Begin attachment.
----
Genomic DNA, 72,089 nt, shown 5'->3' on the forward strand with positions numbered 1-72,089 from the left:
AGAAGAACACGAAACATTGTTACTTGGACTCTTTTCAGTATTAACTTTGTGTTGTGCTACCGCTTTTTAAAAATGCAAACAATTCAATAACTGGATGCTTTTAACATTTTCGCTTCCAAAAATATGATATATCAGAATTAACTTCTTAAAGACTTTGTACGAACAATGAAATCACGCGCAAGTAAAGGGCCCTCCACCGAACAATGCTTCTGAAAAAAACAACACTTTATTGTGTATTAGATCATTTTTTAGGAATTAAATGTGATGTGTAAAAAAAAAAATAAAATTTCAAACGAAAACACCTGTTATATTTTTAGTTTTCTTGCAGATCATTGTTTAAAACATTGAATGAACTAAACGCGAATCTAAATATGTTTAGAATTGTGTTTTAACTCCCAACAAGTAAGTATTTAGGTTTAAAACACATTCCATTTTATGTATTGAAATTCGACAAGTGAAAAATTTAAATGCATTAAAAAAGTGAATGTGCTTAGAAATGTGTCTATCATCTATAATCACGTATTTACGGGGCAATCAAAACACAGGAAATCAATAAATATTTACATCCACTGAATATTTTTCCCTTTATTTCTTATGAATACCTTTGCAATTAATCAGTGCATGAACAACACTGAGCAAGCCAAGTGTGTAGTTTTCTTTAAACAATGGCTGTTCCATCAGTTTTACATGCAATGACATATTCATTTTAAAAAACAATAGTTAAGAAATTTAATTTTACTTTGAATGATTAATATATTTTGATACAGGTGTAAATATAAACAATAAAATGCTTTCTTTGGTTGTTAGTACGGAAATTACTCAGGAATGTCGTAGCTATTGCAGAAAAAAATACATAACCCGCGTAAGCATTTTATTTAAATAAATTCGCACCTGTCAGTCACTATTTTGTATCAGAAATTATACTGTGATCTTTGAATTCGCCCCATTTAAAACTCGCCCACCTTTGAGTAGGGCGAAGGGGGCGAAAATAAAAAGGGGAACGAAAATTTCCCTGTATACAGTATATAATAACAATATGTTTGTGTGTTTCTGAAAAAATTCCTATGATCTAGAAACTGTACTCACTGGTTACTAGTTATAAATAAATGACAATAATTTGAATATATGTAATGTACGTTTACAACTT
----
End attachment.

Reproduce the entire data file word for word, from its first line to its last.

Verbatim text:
Genomic DNA, 72,089 nt, shown 5'->3' on the forward strand with positions numbered 1-72,089 from the left:
AGAAGAACACGAAACATTGTTACTTGGACTCTTTTCAGTATTAACTTTGTGTTGTGCTACCGCTTTTTAAAAATGCAAACAATTCAATAACTGGATGCTTTTAACATTTTCGCTTCCAAAAATATGATATATCAGAATTAACTTCTTAAAGACTTTGTACGAACAATGAAATCACGCGCAAGTAAAGGGCCCTCCACCGAACAATGCTTCTGAAAAAAACAACACTTTATTGTGTATTAGATCATTTTTTAGGAATTAAATGTGATGTGTAAAAAAAAAAATAAAATTTCAAACGAAAACACCTGTTATATTTTTAGTTTTCTTGCAGATCATTGTTTAAAACATTGAATGAACTAAACGCGAATCTAAATATGTTTAGAATTGTGTTTTAACTCCCAACAAGTAAGTATTTAGGTTTAAAACACATTCCATTTTATGTATTGAAATTCGACAAGTGAAAAATTTAAATGCATTAAAAAAGTGAATGTGCTTAGAAATGTGTCTATCATCTATAATCACGTATTTACGGGGCAATCAAAACACAGGAAATCAATAAATATTTACATCCACTGAATATTTTTCCCTTTATTTCTTATGAATACCTTTGCAATTAATCAGTGCATGAACAACACTGAGCAAGCCAAGTGTGTAGTTTTCTTTAAACAATGGCTGTTCCATCAGTTTTACATGCAATGACATATTCATTTTAAAAAACAATAGTTAAGAAATTTAATTTTACTTTGAATGATTAATATATTTTGATACAGGTGTAAATATAAACAATAAAATGCTTTCTTTGGTTGTTAGTACGGAAATTACTCAGGAATGTCGTAGCTATTGCAGAAAAAAATACATAACCCGCGTAAGCATTTTATTTAAATAAATTCGCACCTGTCAGTCACTATTTTGTATCAGAAATTATACTGTGATCTTTGAATTCGCCCCATTTAAAACTCGCCCACCTTTGAGTAGGGCGAAGGGGGCGAAAATAAAAAGGGGAACGAAAATTTCCCTGTATACAGTATATAATAACAATATGTTTGTGTGTTTCTGAAAAAATTCCTATGATCTAGAAACTGTACTCACTGGTTACTAGTTATAAATAAATGACAATAATTTGAATATATGTAATGTACGTTTACAACTT